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    The Privacy Impact Assessment undertaken for care.data isn’t clear on what opting out would mean for our data

The Privacy Impact Assessment undertaken for care.data isn’t clear on what opting out would mean for our data

Privacy Impact Assessments (PIAs) exist to aid policymakers mitigate identified privacy risks and minimise unintended privacy impacts. So did the care.data PIA miss important issues or were its recommendations mishandled? It would appear both, writes Edgar Whitley. 

A recent edition of the Daily Telegraph led with a story about the details of the care.data proposals.  In making its claims that patient confidentiality could […]

The dynamic consent model provides a way forward for care.data

What do the delays to the care.data plans tell us about privacy and policy making? Edgar A. Whitley considers whether the delays are the result of a poor communication strategy, ill–advised nudges or the consequences of a particular view of respect for persons and individual autonomy. A six month delay in the implementation of the controversial care.data proposals has just been […]

Facebook’s ‘dirty tricks’ campaign against Google will have unexpected consequences in relation to the way that personal data is used and abused

The recent revelation that Facebook employed a PR firm to plant negative news stories about its rival Google has exposed the way that corporate attitudes to personal privacy are changing, argues Edgar Whitley. This ‘dirty tricks’ campaign may have the unexpected consequence of actually refining organisational practices in relation to personal data in ways that are more consumer friendly and […]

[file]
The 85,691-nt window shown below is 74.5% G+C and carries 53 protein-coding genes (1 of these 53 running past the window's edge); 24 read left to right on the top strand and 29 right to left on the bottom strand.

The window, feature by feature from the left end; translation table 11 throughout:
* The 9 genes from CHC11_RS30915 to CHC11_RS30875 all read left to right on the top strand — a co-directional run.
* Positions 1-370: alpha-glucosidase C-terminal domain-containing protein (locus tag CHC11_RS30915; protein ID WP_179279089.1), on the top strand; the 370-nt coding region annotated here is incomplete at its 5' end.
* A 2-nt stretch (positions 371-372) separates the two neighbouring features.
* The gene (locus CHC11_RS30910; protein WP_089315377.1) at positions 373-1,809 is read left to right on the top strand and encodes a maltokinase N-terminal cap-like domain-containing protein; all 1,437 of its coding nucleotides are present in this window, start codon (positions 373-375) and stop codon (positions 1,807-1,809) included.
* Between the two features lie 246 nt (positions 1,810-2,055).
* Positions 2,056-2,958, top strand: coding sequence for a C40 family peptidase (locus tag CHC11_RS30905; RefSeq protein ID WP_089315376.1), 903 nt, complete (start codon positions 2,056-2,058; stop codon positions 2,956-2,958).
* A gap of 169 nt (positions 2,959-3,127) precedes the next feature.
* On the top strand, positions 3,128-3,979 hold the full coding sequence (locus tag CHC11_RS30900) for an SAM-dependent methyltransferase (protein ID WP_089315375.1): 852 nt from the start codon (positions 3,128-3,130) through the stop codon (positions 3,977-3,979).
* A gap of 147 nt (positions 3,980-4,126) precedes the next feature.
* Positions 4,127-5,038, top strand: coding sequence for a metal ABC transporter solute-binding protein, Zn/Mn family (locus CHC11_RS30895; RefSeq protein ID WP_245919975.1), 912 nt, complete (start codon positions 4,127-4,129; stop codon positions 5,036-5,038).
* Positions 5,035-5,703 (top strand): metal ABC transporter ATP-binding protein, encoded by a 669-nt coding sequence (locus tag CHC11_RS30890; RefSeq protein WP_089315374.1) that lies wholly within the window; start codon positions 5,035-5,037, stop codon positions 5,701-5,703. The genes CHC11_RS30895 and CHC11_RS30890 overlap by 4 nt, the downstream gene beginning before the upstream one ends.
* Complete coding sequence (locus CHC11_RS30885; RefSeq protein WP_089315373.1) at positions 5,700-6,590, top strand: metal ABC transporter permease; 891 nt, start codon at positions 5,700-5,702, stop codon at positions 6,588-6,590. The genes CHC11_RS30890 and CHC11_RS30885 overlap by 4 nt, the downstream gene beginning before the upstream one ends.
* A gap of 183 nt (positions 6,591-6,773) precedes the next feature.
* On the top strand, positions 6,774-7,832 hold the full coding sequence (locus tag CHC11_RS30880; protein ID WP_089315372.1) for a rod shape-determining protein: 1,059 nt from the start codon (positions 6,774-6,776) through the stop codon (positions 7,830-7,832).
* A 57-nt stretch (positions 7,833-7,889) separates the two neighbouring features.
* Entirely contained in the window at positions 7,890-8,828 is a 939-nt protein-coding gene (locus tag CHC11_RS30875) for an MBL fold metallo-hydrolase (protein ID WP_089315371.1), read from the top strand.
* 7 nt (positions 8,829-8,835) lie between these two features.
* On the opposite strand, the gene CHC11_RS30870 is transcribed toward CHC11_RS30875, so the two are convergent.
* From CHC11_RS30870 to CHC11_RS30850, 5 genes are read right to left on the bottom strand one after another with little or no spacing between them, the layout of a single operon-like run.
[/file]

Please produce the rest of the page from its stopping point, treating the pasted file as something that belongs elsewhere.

How academic research has impact – but not always what the Minister wanted. The story of the LSE Identity Project

The last Labour government policy insisted that henceforward 25 per cent of all government aid to university R & D should be determined by how much ‘impact’ university research has on the economy and public policy. Academics from LSE’s ‘Identity Project’ have been heavily involved in the debates about the now scrapped government identity cards scheme. LSE published a […]

The politics of the Identity documents bill

The Identity Documents Bill is the very first piece of new legislation introduced by the Coalition government. It makes ‘provision for and in connection with the repeal of the Identity Cards Act 2006’ – that is, scraps the ID card. Dr Edgar A. Whitley and Dr Gus Hosein discuss the significance of this legislation for British politics.

Why is the […]

New government to scrap ID cards

In a previous post, we said that ID cards were a key point of difference between the main parties. Both the Liberal Democrats and the Conservatives pledged to scrap them, while Labour would have continued with their plans to introduce them.

The Coalition Agreement between the Conservative Party and the Liberal Democrats published today states that:

The parties agree to implement […]

Opposition policies on identity cards

ID cards are a key point of difference between the main parties. Both the Liberal Democrats and the Conservatives have pledged to scrap them, while Labour will continue with their plans to introduce them.

The LSE Identity Project has been following developments in the UK’s Identity […]

Identity cards, identity databases, biometric passports and compulsion: Some clarifications

ID cards are a key point of difference between the main parties. Both the Liberal Democrats and the Conservatives have pledged to scrap them, while Labour will continue with their plans to introduce them.

The LSE Identity Project has been following developments in the UK’s Identity Policy since the early days […]

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Creative Commons Attribution-NonCommercial-NoDerivs 3.0 Unported
This work by British Politics and Policy at LSE is licensed under a Creative Commons Attribution-NonCommercial-NoDerivs 3.0 Unported.